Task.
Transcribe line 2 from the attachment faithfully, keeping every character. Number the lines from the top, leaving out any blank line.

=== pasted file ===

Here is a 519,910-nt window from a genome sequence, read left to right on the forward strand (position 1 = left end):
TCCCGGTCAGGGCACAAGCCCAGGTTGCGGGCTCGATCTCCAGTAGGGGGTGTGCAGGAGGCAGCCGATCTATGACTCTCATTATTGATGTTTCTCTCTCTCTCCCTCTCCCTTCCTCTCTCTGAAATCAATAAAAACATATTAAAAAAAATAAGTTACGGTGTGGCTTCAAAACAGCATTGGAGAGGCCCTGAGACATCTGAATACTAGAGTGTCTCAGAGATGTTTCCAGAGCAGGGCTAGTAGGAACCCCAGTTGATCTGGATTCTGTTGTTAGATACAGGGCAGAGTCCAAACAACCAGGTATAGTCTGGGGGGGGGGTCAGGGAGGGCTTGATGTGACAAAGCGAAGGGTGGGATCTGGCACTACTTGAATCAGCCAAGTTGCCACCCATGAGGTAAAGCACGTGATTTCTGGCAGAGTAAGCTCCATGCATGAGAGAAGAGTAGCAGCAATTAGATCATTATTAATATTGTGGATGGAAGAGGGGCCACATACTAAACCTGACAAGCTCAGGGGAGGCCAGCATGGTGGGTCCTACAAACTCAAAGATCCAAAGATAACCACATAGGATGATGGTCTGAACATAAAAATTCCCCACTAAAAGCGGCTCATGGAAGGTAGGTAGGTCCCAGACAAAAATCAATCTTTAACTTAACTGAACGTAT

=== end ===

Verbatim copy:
TCCCGGTCAGGGCACAAGCCCAGGTTGCGGGCTCGATCTCCAGTAGGGGGTGTGCAGGAGGCAGCCGATCTATGACTCTCATTATTGATGTTTCTCTCTCTCTCCCTCTCCCTTCCTCTCTCTGAAATCAATAAAAACATATTAAAAAAAATAAGTTACGGTGTGGCTTCAAAACAGCATTGGAGAGGCCCTGAGACATCTGAATACTAGAGTGTCTCAGAGATGTTTCCAGAGCAGGGCTAGTAGGAACCCCAGTTGATCTGGATTCTGTTGTTAGATACAGGGCAGAGTCCAAACAACCAGGTATAGTCTGGGGGGGGGGTCAGGGAGGGCTTGATGTGACAAAGCGAAGGGTGGGATCTGGCACTACTTGAATCAGCCAAGTTGCCACCCATGAGGTAAAGCACGTGATTTCTGGCAGAGTAAGCTCCATGCATGAGAGAAGAGTAGCAGCAATTAGATCATTATTAATATTGTGGATGGAAGAGGGGCCACATACTAAACCTGACAAGCTCAGGGGAGGCCAGCATGGTGGGTCCTACAAACTCAAAGATCCAAAGATAACCACATAGGATGATGGTCTGAACATAAAAATTCCCCACTAAAAGCGGCTCATGGAAGGTAGGTAGGTCCCAGACAAAAATCAATCTTTAACTTAACTGAACGTAT